US stocks fell last week, sending the Dow Jones Industrial Average to its longest streak of losses since 2004, after worse-than-estimated reports on jobs and manufacturing fuelled concern that earnings growth will slow.
All 10 Standard & Poor's 500 Index groups dropped, with declines exceeding 1.3 per cent. The S&P 500 lost 2.3 per cent to 1300.16, the biggest weekly decline since August.
Its five-week losing streak is the longest since 2008 and puts the index at its lowest level since March. The Dow fell 290.32 points, or 2.3 per cent, to 12,151.26, also posting a fifth-straight weekly slump.
"It was a C-minus week for the economy," said David Sowerby, a Michigan-based money manager.
"These are the kind of weeks that remind investors stocks don't just go straight up. There was enough data this week to begin to connect the dots that uncertainty remains."
The S&P 500 has retreated 4.7 per cent since closing at an almost-three-year high of 1363.61 on April 29.
The Citigroup Economic Surprise Index for the US has sunk to minus 117.20, meaning reports are missing projections by the most since January 2009, two months before the S&P 500 tumbled to the lowest level in 12 years.
Labor Department figures showed payrolls increased by 54,000 last month, falling short of a survey that called for a rise of 165,000.
The jobless rate climbed to 9.1 per cent.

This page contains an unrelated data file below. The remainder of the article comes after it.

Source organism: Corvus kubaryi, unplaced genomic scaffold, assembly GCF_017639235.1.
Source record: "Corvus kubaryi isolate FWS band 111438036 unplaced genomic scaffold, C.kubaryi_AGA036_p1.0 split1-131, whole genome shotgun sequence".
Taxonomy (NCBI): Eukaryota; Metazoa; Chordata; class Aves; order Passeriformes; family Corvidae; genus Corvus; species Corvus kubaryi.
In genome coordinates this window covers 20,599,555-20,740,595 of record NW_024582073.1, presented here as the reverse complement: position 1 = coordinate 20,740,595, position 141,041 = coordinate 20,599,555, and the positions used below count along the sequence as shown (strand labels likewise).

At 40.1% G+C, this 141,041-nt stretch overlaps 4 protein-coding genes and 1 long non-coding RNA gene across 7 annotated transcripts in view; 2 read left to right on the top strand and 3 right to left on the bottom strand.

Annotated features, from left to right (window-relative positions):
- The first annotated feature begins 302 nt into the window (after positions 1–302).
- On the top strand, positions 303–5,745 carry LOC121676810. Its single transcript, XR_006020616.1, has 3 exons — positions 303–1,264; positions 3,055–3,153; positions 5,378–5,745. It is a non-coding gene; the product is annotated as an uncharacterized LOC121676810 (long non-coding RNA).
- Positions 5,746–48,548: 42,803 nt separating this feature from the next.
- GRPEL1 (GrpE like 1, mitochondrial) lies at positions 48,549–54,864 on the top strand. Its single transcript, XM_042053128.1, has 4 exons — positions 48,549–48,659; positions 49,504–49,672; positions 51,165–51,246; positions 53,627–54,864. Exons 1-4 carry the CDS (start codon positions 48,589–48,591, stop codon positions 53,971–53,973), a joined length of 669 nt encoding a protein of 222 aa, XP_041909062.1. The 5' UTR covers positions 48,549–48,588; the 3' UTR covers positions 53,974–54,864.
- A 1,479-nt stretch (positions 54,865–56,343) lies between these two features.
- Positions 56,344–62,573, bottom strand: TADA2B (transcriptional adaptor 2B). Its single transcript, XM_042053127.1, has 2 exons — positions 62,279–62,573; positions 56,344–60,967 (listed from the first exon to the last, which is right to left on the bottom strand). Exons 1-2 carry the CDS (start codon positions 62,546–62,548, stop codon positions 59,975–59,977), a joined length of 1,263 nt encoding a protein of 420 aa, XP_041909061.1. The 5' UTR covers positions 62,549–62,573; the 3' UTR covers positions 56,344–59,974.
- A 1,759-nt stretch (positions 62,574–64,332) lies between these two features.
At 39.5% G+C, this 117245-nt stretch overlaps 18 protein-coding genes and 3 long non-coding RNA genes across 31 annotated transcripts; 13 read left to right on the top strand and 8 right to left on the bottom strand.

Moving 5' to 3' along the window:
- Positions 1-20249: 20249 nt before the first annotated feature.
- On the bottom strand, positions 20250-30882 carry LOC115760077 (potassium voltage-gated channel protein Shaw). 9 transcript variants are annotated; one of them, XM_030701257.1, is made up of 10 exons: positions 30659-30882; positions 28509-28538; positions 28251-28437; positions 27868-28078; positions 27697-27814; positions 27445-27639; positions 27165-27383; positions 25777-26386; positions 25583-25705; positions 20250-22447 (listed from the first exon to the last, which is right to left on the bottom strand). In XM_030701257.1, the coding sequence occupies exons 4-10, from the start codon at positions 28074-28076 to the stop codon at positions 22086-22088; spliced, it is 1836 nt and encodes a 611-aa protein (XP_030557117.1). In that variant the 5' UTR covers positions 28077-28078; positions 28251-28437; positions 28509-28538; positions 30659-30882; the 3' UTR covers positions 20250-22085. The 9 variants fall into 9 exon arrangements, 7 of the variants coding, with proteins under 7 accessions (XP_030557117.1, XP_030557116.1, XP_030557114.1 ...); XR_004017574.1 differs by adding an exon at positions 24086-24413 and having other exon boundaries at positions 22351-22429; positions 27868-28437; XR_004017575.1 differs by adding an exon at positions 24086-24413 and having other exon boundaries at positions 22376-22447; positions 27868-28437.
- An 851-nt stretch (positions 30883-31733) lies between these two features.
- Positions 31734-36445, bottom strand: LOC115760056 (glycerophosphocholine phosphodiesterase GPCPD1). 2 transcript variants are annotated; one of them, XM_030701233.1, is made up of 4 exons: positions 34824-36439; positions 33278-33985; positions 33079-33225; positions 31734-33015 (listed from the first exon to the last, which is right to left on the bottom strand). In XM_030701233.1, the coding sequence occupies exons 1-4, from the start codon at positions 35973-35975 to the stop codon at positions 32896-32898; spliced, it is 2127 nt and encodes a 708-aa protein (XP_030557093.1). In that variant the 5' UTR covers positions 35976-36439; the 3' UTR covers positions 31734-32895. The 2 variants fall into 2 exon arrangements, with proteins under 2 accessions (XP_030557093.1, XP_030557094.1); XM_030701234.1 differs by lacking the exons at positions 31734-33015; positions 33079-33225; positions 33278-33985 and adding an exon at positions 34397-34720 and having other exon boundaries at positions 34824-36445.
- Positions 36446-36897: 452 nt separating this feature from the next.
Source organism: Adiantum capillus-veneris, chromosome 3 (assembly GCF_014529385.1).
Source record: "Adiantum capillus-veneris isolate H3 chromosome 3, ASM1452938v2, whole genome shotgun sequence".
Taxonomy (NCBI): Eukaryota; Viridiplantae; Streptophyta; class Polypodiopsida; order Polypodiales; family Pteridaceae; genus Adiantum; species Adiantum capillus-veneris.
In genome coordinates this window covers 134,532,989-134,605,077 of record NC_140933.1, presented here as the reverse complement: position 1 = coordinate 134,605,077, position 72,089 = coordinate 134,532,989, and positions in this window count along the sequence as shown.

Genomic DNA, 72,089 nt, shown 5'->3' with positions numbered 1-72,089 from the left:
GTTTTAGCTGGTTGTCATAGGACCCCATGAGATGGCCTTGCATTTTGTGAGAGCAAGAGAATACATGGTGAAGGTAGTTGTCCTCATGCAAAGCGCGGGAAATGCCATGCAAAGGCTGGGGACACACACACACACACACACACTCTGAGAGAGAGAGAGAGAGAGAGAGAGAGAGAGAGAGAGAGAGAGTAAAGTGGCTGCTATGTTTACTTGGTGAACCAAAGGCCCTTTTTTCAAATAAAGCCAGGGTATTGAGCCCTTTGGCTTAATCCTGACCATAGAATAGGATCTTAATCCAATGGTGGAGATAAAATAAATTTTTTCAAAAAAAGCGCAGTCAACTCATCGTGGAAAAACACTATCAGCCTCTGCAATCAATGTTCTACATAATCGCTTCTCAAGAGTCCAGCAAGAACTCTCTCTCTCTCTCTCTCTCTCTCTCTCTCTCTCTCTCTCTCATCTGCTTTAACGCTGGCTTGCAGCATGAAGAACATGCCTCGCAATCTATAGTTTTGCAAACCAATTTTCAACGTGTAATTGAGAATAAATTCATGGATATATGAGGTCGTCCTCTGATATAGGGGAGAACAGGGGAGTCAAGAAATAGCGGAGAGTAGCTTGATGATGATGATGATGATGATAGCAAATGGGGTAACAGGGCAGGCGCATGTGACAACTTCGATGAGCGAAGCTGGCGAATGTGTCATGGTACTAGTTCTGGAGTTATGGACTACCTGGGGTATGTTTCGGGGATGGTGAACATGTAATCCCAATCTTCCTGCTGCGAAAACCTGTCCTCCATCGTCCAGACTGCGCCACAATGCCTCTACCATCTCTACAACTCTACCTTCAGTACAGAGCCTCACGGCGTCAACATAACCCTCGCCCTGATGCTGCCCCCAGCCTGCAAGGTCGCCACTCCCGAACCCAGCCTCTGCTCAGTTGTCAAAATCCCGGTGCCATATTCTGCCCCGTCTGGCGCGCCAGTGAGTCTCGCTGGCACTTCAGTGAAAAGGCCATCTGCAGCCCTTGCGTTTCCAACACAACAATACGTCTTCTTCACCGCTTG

Fund manager Michael Shaoul said that while the payrolls report was disappointing, it may also be a signal the slowdown in the economic data is near its peak.
Private-sector hiring has risen by an average 145,000 a month over the last year, faster than economists had predicted, said Shaoul.
He noted that weaker nonfarm payrolls reports in February and July 2004 failed to derail the last bull market, which peaked in October 2007.
"What the data will do, however, is accelerate the process of economic revision, with estimates of US growth being forced significantly lower across the board," Shaoul said.
"As damaging as the process may be for asset values, it has surprisingly little to do with the actual ability of corporations to generate revenue."
The biggest decline in the S&P 500 since August is creating a buying opportunity for investors, according to Blackstone Group's Byron Wien.
The price-to-earnings ratio for the S&P 500 has fallen close to its lowest level this year.
The index currently trades at 14.8 times earnings, near this year's low of 14.7 when it fell in March after Japan's earthquake.
"Investors should be looking for buying opportunities," said Wien.
"The economy is not as bad as it looks right now. Corporate profits will be good, very good.
"People are asking me, 'Do you still think the market can get to 1500 by the end of the year?' I do."
The S&P 500 tumbled the most since August on June 1, following an ADP Employer Services' jobs report that trailed estimates and data from the Institute for Supply Management that showed manufacturing expanding at the lowest pace in more than a year.
A separate report last week showed that more Americans than forecast filed applications for unemployment benefits.